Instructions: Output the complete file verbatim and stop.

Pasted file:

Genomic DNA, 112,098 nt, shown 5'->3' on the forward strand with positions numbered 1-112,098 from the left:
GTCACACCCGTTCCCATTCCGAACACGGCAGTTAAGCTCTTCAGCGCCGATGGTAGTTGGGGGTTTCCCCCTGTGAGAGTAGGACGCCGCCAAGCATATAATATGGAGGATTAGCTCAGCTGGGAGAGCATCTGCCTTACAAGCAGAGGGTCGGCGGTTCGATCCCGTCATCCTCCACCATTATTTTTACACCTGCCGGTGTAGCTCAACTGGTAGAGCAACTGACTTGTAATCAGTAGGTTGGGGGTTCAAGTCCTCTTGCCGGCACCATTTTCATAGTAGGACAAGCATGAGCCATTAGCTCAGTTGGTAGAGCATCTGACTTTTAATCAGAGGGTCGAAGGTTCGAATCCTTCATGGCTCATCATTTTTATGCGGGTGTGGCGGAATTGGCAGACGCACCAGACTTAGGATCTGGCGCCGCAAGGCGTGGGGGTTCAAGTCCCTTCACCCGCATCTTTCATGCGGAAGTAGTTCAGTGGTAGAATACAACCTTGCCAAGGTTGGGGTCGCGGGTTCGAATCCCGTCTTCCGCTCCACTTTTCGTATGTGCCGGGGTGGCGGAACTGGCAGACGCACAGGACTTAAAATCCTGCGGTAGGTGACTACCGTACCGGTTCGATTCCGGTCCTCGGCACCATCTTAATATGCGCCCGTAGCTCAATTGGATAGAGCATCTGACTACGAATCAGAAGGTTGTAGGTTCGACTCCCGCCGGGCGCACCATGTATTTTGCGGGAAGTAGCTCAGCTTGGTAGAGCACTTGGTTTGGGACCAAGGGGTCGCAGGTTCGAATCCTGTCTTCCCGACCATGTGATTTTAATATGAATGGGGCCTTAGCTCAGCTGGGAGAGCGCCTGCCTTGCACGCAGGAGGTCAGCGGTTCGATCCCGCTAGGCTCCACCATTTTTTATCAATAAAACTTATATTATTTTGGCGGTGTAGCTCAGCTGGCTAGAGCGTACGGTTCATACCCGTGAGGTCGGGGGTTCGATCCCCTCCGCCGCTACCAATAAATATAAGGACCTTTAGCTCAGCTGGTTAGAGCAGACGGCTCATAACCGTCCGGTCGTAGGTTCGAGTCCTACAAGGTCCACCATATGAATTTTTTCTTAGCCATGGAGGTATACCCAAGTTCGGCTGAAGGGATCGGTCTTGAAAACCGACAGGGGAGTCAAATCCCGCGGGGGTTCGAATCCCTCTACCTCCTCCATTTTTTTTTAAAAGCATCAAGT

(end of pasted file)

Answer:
Genomic DNA, 112,098 nt, shown 5'->3' on the forward strand with positions numbered 1-112,098 from the left:
GTCACACCCGTTCCCATTCCGAACACGGCAGTTAAGCTCTTCAGCGCCGATGGTAGTTGGGGGTTTCCCCCTGTGAGAGTAGGACGCCGCCAAGCATATAATATGGAGGATTAGCTCAGCTGGGAGAGCATCTGCCTTACAAGCAGAGGGTCGGCGGTTCGATCCCGTCATCCTCCACCATTATTTTTACACCTGCCGGTGTAGCTCAACTGGTAGAGCAACTGACTTGTAATCAGTAGGTTGGGGGTTCAAGTCCTCTTGCCGGCACCATTTTCATAGTAGGACAAGCATGAGCCATTAGCTCAGTTGGTAGAGCATCTGACTTTTAATCAGAGGGTCGAAGGTTCGAATCCTTCATGGCTCATCATTTTTATGCGGGTGTGGCGGAATTGGCAGACGCACCAGACTTAGGATCTGGCGCCGCAAGGCGTGGGGGTTCAAGTCCCTTCACCCGCATCTTTCATGCGGAAGTAGTTCAGTGGTAGAATACAACCTTGCCAAGGTTGGGGTCGCGGGTTCGAATCCCGTCTTCCGCTCCACTTTTCGTATGTGCCGGGGTGGCGGAACTGGCAGACGCACAGGACTTAAAATCCTGCGGTAGGTGACTACCGTACCGGTTCGATTCCGGTCCTCGGCACCATCTTAATATGCGCCCGTAGCTCAATTGGATAGAGCATCTGACTACGAATCAGAAGGTTGTAGGTTCGACTCCCGCCGGGCGCACCATGTATTTTGCGGGAAGTAGCTCAGCTTGGTAGAGCACTTGGTTTGGGACCAAGGGGTCGCAGGTTCGAATCCTGTCTTCCCGACCATGTGATTTTAATATGAATGGGGCCTTAGCTCAGCTGGGAGAGCGCCTGCCTTGCACGCAGGAGGTCAGCGGTTCGATCCCGCTAGGCTCCACCATTTTTTATCAATAAAACTTATATTATTTTGGCGGTGTAGCTCAGCTGGCTAGAGCGTACGGTTCATACCCGTGAGGTCGGGGGTTCGATCCCCTCCGCCGCTACCAATAAATATAAGGACCTTTAGCTCAGCTGGTTAGAGCAGACGGCTCATAACCGTCCGGTCGTAGGTTCGAGTCCTACAAGGTCCACCATATGAATTTTTTCTTAGCCATGGAGGTATACCCAAGTTCGGCTGAAGGGATCGGTCTTGAAAACCGACAGGGGAGTCAAATCCCGCGGGGGTTCGAATCCCTCTACCTCCTCCATTTTTTTTTAAAAGCATCAAGT